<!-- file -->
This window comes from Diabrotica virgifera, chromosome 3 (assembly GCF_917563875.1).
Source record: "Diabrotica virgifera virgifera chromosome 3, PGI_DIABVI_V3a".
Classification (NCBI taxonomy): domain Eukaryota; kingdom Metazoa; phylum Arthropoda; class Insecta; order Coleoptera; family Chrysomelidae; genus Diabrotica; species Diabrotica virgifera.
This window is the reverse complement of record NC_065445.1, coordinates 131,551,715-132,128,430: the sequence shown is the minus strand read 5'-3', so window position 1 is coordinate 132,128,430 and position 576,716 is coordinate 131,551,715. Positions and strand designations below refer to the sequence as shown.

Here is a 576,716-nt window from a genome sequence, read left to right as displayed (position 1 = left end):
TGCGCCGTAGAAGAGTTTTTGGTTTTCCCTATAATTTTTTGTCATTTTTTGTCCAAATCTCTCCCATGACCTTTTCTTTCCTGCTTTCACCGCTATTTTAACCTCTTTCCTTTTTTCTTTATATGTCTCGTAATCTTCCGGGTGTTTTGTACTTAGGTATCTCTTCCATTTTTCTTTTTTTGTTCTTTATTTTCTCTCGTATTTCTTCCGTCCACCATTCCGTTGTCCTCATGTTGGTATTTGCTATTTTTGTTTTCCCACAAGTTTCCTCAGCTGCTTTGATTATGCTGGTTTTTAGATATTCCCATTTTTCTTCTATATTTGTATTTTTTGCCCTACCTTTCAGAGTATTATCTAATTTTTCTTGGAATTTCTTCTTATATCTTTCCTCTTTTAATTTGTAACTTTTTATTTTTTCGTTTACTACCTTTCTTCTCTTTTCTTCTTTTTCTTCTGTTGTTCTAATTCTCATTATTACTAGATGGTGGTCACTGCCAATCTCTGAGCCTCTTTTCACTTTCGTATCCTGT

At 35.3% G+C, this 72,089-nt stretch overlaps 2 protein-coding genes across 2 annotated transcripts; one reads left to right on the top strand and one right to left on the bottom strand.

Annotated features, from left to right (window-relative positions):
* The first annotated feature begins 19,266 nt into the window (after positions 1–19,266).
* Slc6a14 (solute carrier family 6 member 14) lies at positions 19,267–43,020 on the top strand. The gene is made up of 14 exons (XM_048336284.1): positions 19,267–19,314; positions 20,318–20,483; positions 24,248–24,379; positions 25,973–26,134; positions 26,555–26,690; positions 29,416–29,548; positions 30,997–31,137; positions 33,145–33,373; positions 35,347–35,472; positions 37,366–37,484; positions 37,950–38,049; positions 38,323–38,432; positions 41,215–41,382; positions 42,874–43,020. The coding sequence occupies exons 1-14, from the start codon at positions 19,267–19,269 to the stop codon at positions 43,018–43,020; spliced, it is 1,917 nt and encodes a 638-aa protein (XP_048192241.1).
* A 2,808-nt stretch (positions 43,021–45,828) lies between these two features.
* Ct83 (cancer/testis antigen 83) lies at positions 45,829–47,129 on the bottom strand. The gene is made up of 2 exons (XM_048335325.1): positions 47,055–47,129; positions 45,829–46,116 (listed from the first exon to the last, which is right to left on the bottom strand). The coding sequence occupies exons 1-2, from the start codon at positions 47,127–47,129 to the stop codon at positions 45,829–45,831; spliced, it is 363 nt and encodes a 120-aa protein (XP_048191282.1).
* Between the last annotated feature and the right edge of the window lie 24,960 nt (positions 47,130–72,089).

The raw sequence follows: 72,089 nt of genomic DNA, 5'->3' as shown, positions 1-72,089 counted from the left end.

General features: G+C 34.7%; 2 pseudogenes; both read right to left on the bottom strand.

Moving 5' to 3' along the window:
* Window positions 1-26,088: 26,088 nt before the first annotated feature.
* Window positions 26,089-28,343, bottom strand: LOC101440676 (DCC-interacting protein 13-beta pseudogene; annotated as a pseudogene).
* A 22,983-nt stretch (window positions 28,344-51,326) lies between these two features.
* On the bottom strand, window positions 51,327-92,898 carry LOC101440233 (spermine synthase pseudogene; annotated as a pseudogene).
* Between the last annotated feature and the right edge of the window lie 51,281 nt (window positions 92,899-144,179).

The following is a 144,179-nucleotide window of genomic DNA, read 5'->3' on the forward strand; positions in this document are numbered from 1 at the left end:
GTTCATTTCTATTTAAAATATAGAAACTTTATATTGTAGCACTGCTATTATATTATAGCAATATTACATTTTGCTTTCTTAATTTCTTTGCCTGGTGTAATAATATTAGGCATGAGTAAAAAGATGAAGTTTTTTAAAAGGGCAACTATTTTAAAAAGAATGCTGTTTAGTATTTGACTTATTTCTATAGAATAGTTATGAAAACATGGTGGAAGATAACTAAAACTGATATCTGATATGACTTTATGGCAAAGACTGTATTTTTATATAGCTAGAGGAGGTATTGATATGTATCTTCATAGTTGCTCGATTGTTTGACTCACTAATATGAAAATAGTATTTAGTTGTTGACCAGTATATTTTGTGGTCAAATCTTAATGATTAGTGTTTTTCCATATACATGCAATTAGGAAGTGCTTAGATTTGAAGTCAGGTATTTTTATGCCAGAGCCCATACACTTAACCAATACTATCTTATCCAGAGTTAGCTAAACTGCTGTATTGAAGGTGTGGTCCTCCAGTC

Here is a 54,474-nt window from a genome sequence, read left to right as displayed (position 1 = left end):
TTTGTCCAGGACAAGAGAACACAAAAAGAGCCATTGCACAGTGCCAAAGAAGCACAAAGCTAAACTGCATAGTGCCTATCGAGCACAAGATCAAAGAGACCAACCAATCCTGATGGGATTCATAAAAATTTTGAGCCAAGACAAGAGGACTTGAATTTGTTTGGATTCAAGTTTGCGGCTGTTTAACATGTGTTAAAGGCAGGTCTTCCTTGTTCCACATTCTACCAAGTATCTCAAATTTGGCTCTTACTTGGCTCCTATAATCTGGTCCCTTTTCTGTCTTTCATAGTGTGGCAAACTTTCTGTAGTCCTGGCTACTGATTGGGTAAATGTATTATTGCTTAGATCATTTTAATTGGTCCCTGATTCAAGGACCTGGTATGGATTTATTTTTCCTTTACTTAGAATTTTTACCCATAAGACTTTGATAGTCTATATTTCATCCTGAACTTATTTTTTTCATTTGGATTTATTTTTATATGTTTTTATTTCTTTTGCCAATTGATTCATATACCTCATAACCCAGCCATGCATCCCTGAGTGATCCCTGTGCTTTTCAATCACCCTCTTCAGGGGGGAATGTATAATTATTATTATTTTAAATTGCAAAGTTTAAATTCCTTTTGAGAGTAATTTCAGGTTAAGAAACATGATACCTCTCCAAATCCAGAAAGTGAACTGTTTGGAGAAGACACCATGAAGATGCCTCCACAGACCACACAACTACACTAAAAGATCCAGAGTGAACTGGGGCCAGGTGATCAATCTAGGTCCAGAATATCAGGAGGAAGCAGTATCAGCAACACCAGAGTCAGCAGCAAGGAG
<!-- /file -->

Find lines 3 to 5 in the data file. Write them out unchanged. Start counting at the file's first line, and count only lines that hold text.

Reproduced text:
Classification (NCBI taxonomy): domain Eukaryota; kingdom Metazoa; phylum Arthropoda; class Insecta; order Coleoptera; family Chrysomelidae; genus Diabrotica; species Diabrotica virgifera.
This window is the reverse complement of record NC_065445.1, coordinates 131,551,715-132,128,430: the sequence shown is the minus strand read 5'-3', so window position 1 is coordinate 132,128,430 and position 576,716 is coordinate 131,551,715. Positions and strand designations below refer to the sequence as shown.

Here is a 576,716-nt window from a genome sequence, read left to right as displayed (position 1 = left end):